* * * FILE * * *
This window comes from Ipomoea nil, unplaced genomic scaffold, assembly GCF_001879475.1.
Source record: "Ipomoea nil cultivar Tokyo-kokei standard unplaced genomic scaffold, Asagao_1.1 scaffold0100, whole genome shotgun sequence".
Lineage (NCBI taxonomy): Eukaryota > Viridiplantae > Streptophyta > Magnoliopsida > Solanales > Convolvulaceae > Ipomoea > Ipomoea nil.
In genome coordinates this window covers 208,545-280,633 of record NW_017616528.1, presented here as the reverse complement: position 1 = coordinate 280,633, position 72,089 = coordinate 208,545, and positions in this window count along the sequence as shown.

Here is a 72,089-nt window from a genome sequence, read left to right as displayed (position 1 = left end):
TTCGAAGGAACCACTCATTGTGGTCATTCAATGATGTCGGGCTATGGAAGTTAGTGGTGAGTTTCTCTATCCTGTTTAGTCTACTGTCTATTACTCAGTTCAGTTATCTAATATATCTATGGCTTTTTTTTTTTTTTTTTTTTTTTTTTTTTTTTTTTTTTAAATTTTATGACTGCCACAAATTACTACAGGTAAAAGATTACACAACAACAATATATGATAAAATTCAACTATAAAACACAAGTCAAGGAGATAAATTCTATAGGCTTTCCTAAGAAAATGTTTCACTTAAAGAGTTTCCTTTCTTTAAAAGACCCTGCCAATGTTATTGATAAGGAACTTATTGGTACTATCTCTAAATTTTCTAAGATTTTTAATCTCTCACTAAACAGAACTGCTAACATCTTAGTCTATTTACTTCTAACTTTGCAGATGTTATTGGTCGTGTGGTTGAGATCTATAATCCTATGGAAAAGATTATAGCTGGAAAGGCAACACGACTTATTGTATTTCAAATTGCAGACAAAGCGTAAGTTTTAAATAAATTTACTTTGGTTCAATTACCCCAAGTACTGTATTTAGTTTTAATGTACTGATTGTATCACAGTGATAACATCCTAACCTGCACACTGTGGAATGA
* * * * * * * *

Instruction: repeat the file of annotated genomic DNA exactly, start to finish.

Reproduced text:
This window comes from Ipomoea nil, unplaced genomic scaffold, assembly GCF_001879475.1.
Source record: "Ipomoea nil cultivar Tokyo-kokei standard unplaced genomic scaffold, Asagao_1.1 scaffold0100, whole genome shotgun sequence".
Lineage (NCBI taxonomy): Eukaryota > Viridiplantae > Streptophyta > Magnoliopsida > Solanales > Convolvulaceae > Ipomoea > Ipomoea nil.
In genome coordinates this window covers 208,545-280,633 of record NW_017616528.1, presented here as the reverse complement: position 1 = coordinate 280,633, position 72,089 = coordinate 208,545, and positions in this window count along the sequence as shown.

Here is a 72,089-nt window from a genome sequence, read left to right as displayed (position 1 = left end):
TTCGAAGGAACCACTCATTGTGGTCATTCAATGATGTCGGGCTATGGAAGTTAGTGGTGAGTTTCTCTATCCTGTTTAGTCTACTGTCTATTACTCAGTTCAGTTATCTAATATATCTATGGCTTTTTTTTTTTTTTTTTTTTTTTTTTTTTTTTTTTTTTAAATTTTATGACTGCCACAAATTACTACAGGTAAAAGATTACACAACAACAATATATGATAAAATTCAACTATAAAACACAAGTCAAGGAGATAAATTCTATAGGCTTTCCTAAGAAAATGTTTCACTTAAAGAGTTTCCTTTCTTTAAAAGACCCTGCCAATGTTATTGATAAGGAACTTATTGGTACTATCTCTAAATTTTCTAAGATTTTTAATCTCTCACTAAACAGAACTGCTAACATCTTAGTCTATTTACTTCTAACTTTGCAGATGTTATTGGTCGTGTGGTTGAGATCTATAATCCTATGGAAAAGATTATAGCTGGAAAGGCAACACGACTTATTGTATTTCAAATTGCAGACAAAGCGTAAGTTTTAAATAAATTTACTTTGGTTCAATTACCCCAAGTACTGTATTTAGTTTTAATGTACTGATTGTATCACAGTGATAACATCCTAACCTGCACACTGTGGAATGA